26. In the case LUDWICK MUSINDU VS. NANCY NDUTA (2021) eKLR the Court of Appeal stated thus:-
“7. The provision permits in exceptional cases for an extension of time to file a reference. In the case of MOSES MWICIGI & 14 OTHERS V INDEPENDENT ELECTORAL AND BOUNDARIES COMMISSION & 5 OTHERS  eKLR the Supreme Court stated thus:-
‘This Court has on a number of occasions remarked upon the importance of rules of procedure, in the conduct of litigation. In many cases, procedure is so closely intertwined with the substance of a case, that it befits not the attribute of mere technicality. The conventional wisdom, indeed, is that procedure is the handmaiden of justice. Where a procedural motion bears the very ingredients of just determination, and yet it is overlooked by a litigant, the Court would not hesitate to declare the attendant pleadings incompetent.’
Yet procedure, in general terms, is not an end in itself. In certain cases, insistence on a strict observance of a rule of procedure, could undermine the cause of justice. Hence the pertinence of Article 159(2)(d) of the constitution, which proclaims that, “...courts and tribunals shall be guided by...[the principle that] justice shall be administered without undue regard to procedural technicalities”. This provision, however, is not a panacea for all situations befitting judicial intervention; and inevitably, a significant scope for discretion devolves to the courts.”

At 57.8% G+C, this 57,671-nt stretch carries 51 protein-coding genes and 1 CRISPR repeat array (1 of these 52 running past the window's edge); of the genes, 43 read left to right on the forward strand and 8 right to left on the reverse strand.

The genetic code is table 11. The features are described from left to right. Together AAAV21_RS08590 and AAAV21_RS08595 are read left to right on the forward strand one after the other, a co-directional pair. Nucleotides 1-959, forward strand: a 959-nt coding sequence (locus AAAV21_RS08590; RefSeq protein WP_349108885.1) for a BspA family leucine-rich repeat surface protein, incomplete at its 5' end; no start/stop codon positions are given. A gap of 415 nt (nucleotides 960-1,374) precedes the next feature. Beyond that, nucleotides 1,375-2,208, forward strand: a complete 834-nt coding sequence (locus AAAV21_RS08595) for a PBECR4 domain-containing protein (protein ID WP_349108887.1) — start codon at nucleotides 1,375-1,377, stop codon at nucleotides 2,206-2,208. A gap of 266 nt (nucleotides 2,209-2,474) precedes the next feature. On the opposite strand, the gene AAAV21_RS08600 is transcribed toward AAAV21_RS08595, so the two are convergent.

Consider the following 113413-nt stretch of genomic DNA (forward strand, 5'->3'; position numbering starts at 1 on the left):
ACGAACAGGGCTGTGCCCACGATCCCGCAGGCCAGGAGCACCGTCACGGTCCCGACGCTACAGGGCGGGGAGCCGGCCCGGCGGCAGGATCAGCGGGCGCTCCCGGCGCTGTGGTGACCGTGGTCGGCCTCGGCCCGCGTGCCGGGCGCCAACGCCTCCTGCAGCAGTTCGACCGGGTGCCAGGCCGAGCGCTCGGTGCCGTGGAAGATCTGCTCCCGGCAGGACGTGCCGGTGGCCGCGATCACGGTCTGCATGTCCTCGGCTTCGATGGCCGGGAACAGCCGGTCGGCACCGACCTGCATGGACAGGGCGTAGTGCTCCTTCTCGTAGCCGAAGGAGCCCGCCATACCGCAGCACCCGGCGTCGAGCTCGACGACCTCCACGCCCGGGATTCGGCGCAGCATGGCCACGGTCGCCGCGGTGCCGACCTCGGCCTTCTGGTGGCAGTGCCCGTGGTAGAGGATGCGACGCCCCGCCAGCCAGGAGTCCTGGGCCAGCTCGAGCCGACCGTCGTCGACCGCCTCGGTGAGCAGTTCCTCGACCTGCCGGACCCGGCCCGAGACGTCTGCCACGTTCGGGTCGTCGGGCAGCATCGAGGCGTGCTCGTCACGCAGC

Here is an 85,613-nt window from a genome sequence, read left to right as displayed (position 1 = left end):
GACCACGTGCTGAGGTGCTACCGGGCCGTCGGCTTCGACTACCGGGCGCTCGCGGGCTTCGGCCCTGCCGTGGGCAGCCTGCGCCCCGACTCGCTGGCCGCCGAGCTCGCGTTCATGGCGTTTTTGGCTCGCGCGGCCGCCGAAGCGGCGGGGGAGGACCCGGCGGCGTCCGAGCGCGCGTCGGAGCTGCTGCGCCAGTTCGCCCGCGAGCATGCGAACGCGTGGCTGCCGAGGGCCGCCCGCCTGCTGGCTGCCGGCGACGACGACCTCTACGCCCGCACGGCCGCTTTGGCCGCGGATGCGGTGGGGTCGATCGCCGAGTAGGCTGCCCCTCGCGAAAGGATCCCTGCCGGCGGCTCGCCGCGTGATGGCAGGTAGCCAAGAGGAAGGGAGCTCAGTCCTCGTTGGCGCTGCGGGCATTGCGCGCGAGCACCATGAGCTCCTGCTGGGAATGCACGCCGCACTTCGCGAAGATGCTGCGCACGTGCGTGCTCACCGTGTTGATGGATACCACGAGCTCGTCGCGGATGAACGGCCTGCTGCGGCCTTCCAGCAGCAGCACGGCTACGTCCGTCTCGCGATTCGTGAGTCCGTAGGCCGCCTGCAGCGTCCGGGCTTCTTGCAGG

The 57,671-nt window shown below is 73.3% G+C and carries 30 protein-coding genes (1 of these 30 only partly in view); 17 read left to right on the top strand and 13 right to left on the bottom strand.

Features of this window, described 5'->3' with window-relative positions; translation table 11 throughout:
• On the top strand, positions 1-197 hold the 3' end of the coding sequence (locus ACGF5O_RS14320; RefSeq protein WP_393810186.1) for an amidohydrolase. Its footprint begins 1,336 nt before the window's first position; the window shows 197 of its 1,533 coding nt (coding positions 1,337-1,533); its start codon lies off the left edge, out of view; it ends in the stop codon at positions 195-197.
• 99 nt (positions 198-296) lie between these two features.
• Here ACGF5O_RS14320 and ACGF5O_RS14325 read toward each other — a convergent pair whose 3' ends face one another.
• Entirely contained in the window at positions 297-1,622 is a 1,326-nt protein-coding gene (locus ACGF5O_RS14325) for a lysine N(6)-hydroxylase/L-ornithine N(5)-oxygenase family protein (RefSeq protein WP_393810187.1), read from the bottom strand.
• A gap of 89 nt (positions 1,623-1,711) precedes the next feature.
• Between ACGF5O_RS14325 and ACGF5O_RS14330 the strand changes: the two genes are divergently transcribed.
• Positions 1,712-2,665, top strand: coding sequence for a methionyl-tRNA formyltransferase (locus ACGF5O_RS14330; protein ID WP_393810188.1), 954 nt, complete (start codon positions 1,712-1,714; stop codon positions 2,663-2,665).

27. There is a ground of appeal presented to this Court which was not the subject of the hearing before the trial court. This is the ground that the trial court was biased against the mother.
28. My response is that, that ground having not been raised before the trial court, this Court cannot deal with it. Further, having perused the proceedings, there is no evidence of such bias. To the contrary, the trial court more than once granted the mother adjournments in order to file responses to the father’s application and other documents.
29. Having considered the trial court’s proceedings and the Ruling, I conclude there was no error on the part of the trial court. I am of the view that the trial court’s determination was made with a view to the best interest of the children. The children need to be provided with stability and having considered the evidence before the trial court, the father is in a position to provide such a stable environment for the children.
30. On account of the above discussion, I find no merit in this appeal. It is dismissed with no orders as to costs.
JUDGMENT DATED AND DELIVERED AT KIAMBU THIS 2ND DAY OF DECEMBER, 2021.
Court Assistant Maurice
For the Appellant : Mr. Byamuaana holding brief for Ngugi
For the Respondent : Ms. Gitari holding brief for Mr. Kangethe
Judgment delivered virtually.